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Old 08-14-2010, 11:23 AM   #1
kalleanka
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return char* from func in c?


Hi,

I wrote a function that needs to return a string created in the function in c.

Is it the best way in c to have a return pointer as an argument? Using malloc makes it hard to know when to free etc and using an internal static memory allocation will get erased leaving the function i suppose. Having global pointers just suck. I cant think about other options.

like this

char * my_func(char* ret)
{
strcpy(ret, some_get_a_string_func()); /* assigne the sting pointer */
return ret;
}


a lot of other languages do not have these problems. So im not so used to it.

Thanks
 
Old 08-14-2010, 11:54 AM   #2
johnsfine
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Quote:
Originally Posted by kalleanka View Post
Is it the best way in c to have a return pointer as an argument?
That is a common solution: Make the caller responsible for allocating and owning the memory.

Quote:
Using malloc makes it hard to know when to free
That is the only really general method in C and you are correct that knowing when to free is one of the difficult aspects of C.

Quote:
using an internal static memory allocation will get erased leaving the function
No. An internal non static memory allocation might get reused at any time starting when you leave the function. But an internal static memory allocation is safe until you call the function again. If you will design so the caller will be done with one result before calling the function for another and you know a reliable but reasonable max size, then internal static memory allocation is a common good answer for your problem.
 
Old 08-14-2010, 12:08 PM   #3
kalleanka
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Thanks.

Quote:
Originally Posted by kalleanka View Post
Hi,
using an internal static memory allocation will get erased leaving the function i suppose.
I notice i expressed myself in a bad way.

I meen with static as not using malloc like this.
char *myfunc()
{
char my_buff[512];
....fill the buff
return buff;
}

Did you understand it like that johnsfine? Your explanation makes sence to me but I want to be shore that we talk about the same static.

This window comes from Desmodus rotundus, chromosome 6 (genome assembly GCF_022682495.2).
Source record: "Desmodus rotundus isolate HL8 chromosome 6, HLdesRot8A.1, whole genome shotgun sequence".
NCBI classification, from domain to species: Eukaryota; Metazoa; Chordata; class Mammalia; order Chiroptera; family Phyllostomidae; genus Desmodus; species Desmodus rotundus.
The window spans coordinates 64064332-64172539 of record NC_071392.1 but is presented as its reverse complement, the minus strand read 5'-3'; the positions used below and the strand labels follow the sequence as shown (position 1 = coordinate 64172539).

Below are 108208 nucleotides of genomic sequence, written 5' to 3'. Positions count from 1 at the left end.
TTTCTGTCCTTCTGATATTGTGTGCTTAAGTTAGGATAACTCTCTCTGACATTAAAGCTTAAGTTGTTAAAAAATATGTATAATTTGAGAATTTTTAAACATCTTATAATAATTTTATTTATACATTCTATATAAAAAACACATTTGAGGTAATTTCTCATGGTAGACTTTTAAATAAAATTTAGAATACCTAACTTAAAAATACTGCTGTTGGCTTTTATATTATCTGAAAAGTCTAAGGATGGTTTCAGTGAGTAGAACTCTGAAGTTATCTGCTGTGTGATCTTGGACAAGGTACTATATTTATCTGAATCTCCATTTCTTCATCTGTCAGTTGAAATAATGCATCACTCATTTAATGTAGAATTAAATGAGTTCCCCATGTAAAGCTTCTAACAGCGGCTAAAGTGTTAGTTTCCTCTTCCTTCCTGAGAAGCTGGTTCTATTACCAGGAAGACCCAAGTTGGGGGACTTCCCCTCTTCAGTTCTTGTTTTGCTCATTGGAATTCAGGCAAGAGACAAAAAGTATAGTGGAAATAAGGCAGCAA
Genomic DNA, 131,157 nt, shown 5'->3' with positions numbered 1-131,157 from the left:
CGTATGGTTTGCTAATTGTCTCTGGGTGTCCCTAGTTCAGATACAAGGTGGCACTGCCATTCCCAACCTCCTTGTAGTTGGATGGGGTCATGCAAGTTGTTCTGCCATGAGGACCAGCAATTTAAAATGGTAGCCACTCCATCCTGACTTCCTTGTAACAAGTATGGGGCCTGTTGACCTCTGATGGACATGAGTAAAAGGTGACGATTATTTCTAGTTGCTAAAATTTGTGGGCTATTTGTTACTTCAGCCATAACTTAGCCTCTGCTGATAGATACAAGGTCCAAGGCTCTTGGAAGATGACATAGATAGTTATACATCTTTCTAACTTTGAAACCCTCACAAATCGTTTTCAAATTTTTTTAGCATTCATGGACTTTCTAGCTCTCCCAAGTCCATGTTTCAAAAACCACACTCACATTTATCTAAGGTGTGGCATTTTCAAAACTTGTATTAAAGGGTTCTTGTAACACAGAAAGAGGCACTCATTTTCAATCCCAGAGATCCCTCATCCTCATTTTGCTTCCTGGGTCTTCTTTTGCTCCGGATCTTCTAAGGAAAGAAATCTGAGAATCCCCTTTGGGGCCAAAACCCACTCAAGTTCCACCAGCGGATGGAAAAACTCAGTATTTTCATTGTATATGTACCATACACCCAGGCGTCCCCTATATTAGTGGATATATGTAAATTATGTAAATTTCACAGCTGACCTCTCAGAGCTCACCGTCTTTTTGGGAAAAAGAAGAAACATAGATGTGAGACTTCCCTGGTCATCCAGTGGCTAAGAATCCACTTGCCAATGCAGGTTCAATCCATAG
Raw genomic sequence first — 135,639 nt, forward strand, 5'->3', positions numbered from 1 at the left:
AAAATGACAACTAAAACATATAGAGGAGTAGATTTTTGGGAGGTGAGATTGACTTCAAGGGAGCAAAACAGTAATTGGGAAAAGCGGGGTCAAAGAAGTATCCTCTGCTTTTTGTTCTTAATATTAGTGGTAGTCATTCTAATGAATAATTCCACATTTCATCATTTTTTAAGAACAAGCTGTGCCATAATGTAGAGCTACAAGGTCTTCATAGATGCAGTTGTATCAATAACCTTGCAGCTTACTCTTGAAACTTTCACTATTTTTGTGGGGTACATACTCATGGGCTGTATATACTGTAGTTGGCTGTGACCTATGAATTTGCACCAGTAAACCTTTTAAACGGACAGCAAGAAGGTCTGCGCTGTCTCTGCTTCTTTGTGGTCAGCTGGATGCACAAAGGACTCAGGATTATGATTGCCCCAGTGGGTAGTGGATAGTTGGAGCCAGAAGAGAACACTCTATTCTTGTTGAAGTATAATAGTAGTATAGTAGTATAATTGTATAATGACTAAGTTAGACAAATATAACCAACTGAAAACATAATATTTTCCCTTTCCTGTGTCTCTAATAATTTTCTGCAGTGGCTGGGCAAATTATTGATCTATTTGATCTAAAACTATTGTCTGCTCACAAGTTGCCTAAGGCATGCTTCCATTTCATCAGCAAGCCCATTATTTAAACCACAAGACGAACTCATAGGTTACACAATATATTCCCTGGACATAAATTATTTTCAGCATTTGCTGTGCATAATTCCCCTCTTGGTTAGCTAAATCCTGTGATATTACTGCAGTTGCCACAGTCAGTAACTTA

Old 08-14-2010, 01:23 PM   #4
wroom
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The declatation:
Code:
void function(void)
{
char my_buff[512];
}
declares buff using auto storage class. (Dynamic allocation). It will be optimized as much as the compiler can, and way of allocation may change depending on size of the variable or any other consideration of the compiler. Most often it will be allocated on the call stack, and scrapped when the function returns.

The following will declare buff as static, and reserve memory for this function to use for buff:
Code:
void function(void)
{
static char my_buff[512];
}
Caveats:
1)
Please be adviced as to check documentation for the compiler/linker you use, since different compilers/linkers have different allocation strategy. There exists compilers that treat function internal static variables like if they where auto/register without even giving out a warning. (This is mostly a problem with embedded systems programming, and not that often a problem in a desktop environment).
2)
If the program is multithreaded, or the function may get called recursively, the static declared storage will be overwritten by subsequent calls to the function.

Therefore it is deprecated to declare function internal static variables and returning pointer to its contents on return.
 
Old 08-14-2010, 01:24 PM   #5
orgcandman
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Quote:
Originally Posted by wroom View Post
The declatation:
Therefore it is deprecated to declare function internal static variables and returning pointer to its contents on return.
I've never heard this. Can you point me to an RFC/Standard which states this?
 
Old 08-14-2010, 02:19 PM   #6
johnsfine
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Quote:
Originally Posted by wroom View Post
Please be adviced as to check documentation for the compiler/linker you use, since different compilers/linkers have different allocation strategy. There exists compilers that treat function internal static variables like if they where auto/register without even giving out a warning.
I've never seen that. If true, such a compiler is broken.

Quote:
If the program is multithreaded, or the function may get called recursively, the static declared storage will be overwritten by subsequent calls to the function.
The data would be overwritten by subsequent calls even if the function is not recursive and the program is not multithreaded.

Maybe your point is that you might reasonably be able to design to finish using the data before it could be overwritten in a non recursive function in a single threaded program, but making sure the data isn't overwritten before you're done with it is a much more difficult constraint if recursive or multithreaded.

Quote:
Therefore it is deprecated to declare function internal static variables and returning pointer to its contents on return.
I don't think so.
 
Old 08-14-2010, 02:22 PM   #7
johnsfine
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Quote:
Originally Posted by kalleanka View Post
Did you understand it like that johnsfine? Your explanation makes sence to me but I want to be shore that we talk about the same static.
Obviously not. I meant static as in wroom's example. I disagree with wroom's "Caveats" but wroom's example shows what I meant by static.
 
Old 08-14-2010, 03:45 PM   #8
wroom
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Quote:
Originally Posted by orgcandman View Post
I've never heard this. Can you point me to an RFC/Standard which states this?
Maybe wrong use of the word "deprecated". Sorry for that. Merely that it is not recommended for safe programming.

Added: